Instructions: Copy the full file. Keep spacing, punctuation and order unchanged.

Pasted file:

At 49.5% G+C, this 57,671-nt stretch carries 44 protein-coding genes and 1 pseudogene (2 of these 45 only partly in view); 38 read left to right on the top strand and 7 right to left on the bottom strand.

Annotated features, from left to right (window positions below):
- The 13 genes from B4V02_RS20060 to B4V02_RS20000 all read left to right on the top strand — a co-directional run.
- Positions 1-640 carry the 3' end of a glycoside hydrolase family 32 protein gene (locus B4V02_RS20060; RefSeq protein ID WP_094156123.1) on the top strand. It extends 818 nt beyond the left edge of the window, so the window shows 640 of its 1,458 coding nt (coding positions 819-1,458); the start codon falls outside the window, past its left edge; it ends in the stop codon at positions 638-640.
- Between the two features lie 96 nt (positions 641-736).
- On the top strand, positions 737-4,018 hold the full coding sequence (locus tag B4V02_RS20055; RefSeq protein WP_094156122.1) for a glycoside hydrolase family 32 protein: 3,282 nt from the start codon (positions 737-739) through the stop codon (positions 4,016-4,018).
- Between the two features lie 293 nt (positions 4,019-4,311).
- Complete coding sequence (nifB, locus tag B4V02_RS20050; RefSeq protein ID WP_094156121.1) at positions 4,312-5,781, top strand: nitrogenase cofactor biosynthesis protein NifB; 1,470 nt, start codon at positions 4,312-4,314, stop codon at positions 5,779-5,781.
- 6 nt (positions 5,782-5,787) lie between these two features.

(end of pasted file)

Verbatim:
At 49.5% G+C, this 57,671-nt stretch carries 44 protein-coding genes and 1 pseudogene (2 of these 45 only partly in view); 38 read left to right on the top strand and 7 right to left on the bottom strand.

Annotated features, from left to right (window positions below):
- The 13 genes from B4V02_RS20060 to B4V02_RS20000 all read left to right on the top strand — a co-directional run.
- Positions 1-640 carry the 3' end of a glycoside hydrolase family 32 protein gene (locus B4V02_RS20060; RefSeq protein ID WP_094156123.1) on the top strand. It extends 818 nt beyond the left edge of the window, so the window shows 640 of its 1,458 coding nt (coding positions 819-1,458); the start codon falls outside the window, past its left edge; it ends in the stop codon at positions 638-640.
- Between the two features lie 96 nt (positions 641-736).
- On the top strand, positions 737-4,018 hold the full coding sequence (locus tag B4V02_RS20055; RefSeq protein WP_094156122.1) for a glycoside hydrolase family 32 protein: 3,282 nt from the start codon (positions 737-739) through the stop codon (positions 4,016-4,018).
- Between the two features lie 293 nt (positions 4,019-4,311).
- Complete coding sequence (nifB, locus tag B4V02_RS20050; RefSeq protein ID WP_094156121.1) at positions 4,312-5,781, top strand: nitrogenase cofactor biosynthesis protein NifB; 1,470 nt, start codon at positions 4,312-4,314, stop codon at positions 5,779-5,781.
- 6 nt (positions 5,782-5,787) lie between these two features.